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Home visiting programs: Reviewing evidence of effectiveness

Resource Type: Fact Sheets & Briefs
Author(s): United States. Administration for Children and Families. Office of Planning, Research and Evaluation;
Date Issued: March, 2014
Publisher(s): United States. Administration for Children and Families. Office of Planning, Research and Evaluation
Description: The Patient Protection and Affordable Care Act, signed into law in 2010, established a new program designed to improve outcomes for at-risk pregnant women and mothers and children from birth through age 5: the Maternal, Infant, and Early Childhood Home Visiting Program (MIECHV). MIECHV offers funding to states and territories to provide home visiting services. Three percent of MIECHV funds must be set aside for grants to federally recognized tribes, tribal organizations, or urban American Indian organizations. The act requires that 75 percent of grantees' funds must be used for home visiting program models with evidence of effectiveness based on rigorous evaluation research. As a result of this requirement, the Administration for Children and Families (ACF), Office of Planning, Research, and Evaluation (OPRE), part of the U.S. Department of Health and Human Services (DHHS), in collaboration with the Health Resources and Services Administration, contracted with Mathematica Policy Research to conduct a systematic review of home visiting research. Mathematica conducted the review under the guidance of a DHHS interagency working group. This review, known as the Home Visiting Evidence of Effectiveness (HomVEE) project, determines which home visiting program models have sufficient evidence to meet the DHHS criteria for an "evidence-based early childhood home visiting service delivery model." States, territories, and tribes direct the majority of their funding to support implementation of these program models. The HomVEE review only includes program models that use home visiting as the primary mode of service delivery and aim to improve outcomes in at least one of the eight domains specified in the legislation. These domains are (1) maternal health; (2) child health; (3) positive parenting practices; (4) child development and school readiness; (5) reductions in child maltreatment; (6) family economic self-sufficiency; (7) linkages and referrals to community resources and supports; and (8) reductions in juvenile delinquency, family violence, and crime. (author abstract)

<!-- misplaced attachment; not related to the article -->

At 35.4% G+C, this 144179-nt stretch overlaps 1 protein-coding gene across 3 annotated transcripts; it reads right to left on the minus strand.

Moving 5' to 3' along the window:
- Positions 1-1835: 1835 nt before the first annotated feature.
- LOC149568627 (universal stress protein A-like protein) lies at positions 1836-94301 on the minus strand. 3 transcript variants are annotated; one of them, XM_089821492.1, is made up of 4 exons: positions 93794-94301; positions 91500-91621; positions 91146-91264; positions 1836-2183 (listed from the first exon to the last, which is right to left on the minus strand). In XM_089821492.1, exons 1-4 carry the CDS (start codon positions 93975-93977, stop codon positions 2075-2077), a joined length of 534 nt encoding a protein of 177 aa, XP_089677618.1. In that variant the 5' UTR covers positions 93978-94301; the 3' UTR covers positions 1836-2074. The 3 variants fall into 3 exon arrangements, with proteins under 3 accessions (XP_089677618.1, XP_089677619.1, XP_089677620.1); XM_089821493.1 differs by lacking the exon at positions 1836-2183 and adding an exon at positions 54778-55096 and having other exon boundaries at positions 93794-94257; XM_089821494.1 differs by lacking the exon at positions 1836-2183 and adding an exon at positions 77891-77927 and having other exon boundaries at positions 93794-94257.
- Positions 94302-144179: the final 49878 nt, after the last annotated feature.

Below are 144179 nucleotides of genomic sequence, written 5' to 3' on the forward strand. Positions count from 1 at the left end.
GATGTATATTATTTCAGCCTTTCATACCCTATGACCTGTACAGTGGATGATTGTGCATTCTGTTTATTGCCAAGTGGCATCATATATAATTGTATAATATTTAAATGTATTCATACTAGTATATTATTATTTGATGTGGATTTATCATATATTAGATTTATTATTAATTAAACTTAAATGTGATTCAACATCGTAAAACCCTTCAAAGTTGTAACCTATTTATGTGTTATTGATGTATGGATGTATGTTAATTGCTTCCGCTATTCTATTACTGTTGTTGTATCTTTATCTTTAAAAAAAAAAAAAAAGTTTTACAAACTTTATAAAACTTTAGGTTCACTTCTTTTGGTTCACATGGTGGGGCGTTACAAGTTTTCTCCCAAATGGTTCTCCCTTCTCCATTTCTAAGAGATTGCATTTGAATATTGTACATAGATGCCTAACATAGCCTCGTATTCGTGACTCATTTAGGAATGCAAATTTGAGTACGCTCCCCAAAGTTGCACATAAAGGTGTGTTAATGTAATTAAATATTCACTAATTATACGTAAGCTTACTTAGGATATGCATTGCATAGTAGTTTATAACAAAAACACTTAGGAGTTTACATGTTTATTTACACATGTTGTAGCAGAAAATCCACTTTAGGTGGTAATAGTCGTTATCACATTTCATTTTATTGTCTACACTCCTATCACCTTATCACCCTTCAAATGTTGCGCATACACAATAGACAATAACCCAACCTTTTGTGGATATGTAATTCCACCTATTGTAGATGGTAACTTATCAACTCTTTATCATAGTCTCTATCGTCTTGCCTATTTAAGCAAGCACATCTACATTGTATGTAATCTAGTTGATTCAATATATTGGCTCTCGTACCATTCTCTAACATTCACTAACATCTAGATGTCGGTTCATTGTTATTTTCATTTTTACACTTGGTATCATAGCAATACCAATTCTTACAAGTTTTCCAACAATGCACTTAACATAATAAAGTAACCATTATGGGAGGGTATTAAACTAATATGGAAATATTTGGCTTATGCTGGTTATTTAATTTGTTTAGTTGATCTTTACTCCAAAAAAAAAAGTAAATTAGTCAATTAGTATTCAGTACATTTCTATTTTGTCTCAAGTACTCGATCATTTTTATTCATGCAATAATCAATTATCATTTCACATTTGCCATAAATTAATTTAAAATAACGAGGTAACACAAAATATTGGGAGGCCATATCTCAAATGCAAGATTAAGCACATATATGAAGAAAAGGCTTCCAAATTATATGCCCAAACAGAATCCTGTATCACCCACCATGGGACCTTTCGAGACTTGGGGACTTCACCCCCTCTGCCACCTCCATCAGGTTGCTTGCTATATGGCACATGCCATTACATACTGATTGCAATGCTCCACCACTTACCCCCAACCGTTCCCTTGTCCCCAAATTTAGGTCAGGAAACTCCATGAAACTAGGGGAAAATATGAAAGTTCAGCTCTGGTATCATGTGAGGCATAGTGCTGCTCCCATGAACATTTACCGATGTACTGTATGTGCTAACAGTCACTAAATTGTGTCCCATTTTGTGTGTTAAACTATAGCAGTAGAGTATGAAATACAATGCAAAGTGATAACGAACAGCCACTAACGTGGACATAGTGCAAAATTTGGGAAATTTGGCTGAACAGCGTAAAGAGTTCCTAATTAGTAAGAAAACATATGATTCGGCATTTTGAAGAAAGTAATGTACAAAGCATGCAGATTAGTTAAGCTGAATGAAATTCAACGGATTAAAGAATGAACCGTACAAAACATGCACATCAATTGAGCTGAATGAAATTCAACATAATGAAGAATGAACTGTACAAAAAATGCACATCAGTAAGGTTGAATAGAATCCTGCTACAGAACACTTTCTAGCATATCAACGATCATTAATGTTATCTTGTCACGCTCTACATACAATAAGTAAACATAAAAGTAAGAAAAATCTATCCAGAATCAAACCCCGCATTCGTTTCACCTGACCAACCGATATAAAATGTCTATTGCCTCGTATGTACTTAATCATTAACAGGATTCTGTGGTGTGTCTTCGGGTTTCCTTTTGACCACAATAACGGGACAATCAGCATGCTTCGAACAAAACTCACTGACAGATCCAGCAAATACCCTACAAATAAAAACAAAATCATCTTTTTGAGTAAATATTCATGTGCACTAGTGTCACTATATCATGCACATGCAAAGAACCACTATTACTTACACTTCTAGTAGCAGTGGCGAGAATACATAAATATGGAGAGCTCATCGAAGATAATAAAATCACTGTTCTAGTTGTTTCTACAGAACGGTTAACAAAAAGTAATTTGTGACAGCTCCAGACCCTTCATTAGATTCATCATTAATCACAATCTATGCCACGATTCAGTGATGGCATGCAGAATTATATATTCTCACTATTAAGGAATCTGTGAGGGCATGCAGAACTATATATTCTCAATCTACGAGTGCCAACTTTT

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Source: (OPRE Report No. 2014-13). Washington, DC: U.S. Administration for Children and Families, Office of Planning, Research and Evaluation. Retrieved May 7, 2014, from http://homvee.acf.hhs.gov/HomVEE-Brief2014-13.pdf
Topics: Programs, Interventions & Curricula > Programs > Integrated Services Programs
Country: United States
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